New York Times: Iran and European negotiators have become deadlocked in their effort to reach a final agreement for Iran to suspend its production of enriched uranium in exchange for possible economic and political incentives, European officials said Wednesday.
New York Times
By ELAINE SCIOLINO
PARIS – Iran and European negotiators have become deadlocked in their effort to reach a final agreement for Iran to suspend its production of enriched uranium in exchange for possible economic and political incentives, European officials said Wednesday.
After marathon negotiations in Paris last Friday and Saturday, Iran’s foreign minister, Kamal Kharrazi, optimistically announced that his government had reached a “preliminary agreement” with senior negotiators of France, Germany, Britain and the European Union, but he emphasized that any suspension of uranium enrichment would be temporary.
The Europeans were more cautious, saying in public that progress had been made in the talks while acknowledging in private the existence of unresolved issues.
Those issues may mean the unraveling of an agreement intended to stave off a confrontation with Iran at a crucial meeting with the International Atomic Energy Agency, the United Nations’ nuclear watchdog organization, in Vienna on Nov. 25.
“They came back to the Europeans for more and the Europeans frankly said, ‘No, a deal is a deal and that is that,’ ” a Vienna-based diplomat said.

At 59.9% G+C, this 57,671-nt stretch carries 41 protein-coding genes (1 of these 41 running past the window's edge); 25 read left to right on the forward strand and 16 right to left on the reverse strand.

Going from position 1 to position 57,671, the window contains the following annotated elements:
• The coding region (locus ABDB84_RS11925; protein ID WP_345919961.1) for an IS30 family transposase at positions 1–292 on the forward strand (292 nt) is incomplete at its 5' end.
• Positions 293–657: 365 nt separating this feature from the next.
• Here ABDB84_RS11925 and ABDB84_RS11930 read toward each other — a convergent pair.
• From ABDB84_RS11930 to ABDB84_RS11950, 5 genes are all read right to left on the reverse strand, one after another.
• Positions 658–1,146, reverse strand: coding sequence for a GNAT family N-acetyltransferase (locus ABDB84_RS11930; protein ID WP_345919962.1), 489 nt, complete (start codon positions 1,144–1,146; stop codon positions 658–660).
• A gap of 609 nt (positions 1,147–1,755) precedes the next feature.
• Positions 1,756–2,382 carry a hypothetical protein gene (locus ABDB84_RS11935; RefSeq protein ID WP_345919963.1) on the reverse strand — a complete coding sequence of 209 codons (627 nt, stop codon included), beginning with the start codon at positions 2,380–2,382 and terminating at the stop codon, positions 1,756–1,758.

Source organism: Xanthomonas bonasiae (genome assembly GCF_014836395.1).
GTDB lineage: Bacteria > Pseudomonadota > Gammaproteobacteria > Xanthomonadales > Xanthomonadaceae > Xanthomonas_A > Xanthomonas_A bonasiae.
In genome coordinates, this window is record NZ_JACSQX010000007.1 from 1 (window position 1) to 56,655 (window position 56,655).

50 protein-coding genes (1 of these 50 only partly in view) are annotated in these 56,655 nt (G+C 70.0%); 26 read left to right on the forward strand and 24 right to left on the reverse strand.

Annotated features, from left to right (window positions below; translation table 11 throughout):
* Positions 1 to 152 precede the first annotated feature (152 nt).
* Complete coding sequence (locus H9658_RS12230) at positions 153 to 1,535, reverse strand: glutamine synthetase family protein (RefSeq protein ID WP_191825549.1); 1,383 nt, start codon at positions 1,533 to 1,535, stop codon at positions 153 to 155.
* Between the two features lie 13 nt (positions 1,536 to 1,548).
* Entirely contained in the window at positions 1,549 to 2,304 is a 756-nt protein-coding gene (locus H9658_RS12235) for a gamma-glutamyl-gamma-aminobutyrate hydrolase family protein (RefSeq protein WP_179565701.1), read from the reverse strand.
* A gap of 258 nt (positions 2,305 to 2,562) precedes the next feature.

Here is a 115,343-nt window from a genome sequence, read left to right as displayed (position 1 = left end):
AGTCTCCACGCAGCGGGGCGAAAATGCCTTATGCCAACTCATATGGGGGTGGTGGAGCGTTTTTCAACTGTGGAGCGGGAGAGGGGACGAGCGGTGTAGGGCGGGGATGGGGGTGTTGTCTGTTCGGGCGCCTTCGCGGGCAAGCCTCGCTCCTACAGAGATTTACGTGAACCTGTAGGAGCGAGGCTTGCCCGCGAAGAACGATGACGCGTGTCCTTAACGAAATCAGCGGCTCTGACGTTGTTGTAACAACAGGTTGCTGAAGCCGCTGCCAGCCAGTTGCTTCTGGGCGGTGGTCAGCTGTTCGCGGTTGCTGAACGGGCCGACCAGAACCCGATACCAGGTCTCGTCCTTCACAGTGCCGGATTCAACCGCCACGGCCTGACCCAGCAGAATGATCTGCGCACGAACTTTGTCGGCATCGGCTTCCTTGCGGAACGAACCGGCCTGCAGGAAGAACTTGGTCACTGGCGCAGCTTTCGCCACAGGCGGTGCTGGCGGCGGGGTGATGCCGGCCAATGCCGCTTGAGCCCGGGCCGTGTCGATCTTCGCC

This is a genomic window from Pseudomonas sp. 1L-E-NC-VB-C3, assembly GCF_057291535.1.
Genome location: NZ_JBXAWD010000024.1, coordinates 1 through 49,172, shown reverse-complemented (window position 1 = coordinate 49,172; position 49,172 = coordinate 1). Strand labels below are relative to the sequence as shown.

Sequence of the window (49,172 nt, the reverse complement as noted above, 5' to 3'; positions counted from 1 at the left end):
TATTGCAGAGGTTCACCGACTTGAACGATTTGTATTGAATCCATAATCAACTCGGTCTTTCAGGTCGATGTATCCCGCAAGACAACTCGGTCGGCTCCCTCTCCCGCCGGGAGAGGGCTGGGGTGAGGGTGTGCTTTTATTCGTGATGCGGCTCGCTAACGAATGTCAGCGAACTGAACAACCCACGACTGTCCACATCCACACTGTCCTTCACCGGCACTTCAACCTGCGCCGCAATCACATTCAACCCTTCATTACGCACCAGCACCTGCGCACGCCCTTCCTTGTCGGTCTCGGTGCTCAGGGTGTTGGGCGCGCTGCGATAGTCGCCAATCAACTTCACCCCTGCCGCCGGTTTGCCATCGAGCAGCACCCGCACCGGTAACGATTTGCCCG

At the November meeting, the countries that make up the leadership of the agency could decide to let the United States proceed with a still vague but serious proposal to refer Iran to the Security Council for possible sanctions. Iran has consistently denied the Americans’ accusations that it has a secret program to build nuclear bombs under the cover of a civilian nuclear energy program.
One outstanding issue is highly technical but considered important by the Europeans. They have demanded that Iran stop its program to convert raw uranium into uranium tetrafluoride. Uranium tetrafluoride is a precursor to the form of uranium that is fed into centrifuges to enrich it for use as fuel that can be used either for peaceful purposes or to develop nuclear weapons, European officials said.
That demand goes beyond what the United Nations’ watchdog agency requires, and the Iranians are arguing that they are being asked to do too much.
Another Iranian demand, so far rejected by the Europeans, is the timing of the delivery of some rewards for Iran, including the resumption of talks on a trade agreement between the European Union and Iran, the officials said.
Iran is also seeking precise assurances about a European offer to supply Iran with a light-water research reactor that would produce less fissionable material than could be used for making nuclear weapons, the Vienna-based diplomat added.
Iran wants the rewards up front as a “confidence-building measure,” arguing that France, Germany and Britain failed to deliver the rewards it promised after Iran agreed in Tehran in October 2003 to suspend its production of enriched uranium.
A decision for Iran to suspend its enrichment of uranium is an extremely delicate political matter in Iran. The October 2003 agreement was excoriated by hard-line politicians and newspapers as proof that Iran was caving in to the Western demands and forfeiting its sovereign right to develop a peaceful nuclear program.
Iranian presidential elections are scheduled for May, and the nuclear issue is likely to play a large role in what is expected to be a brutal political campaign.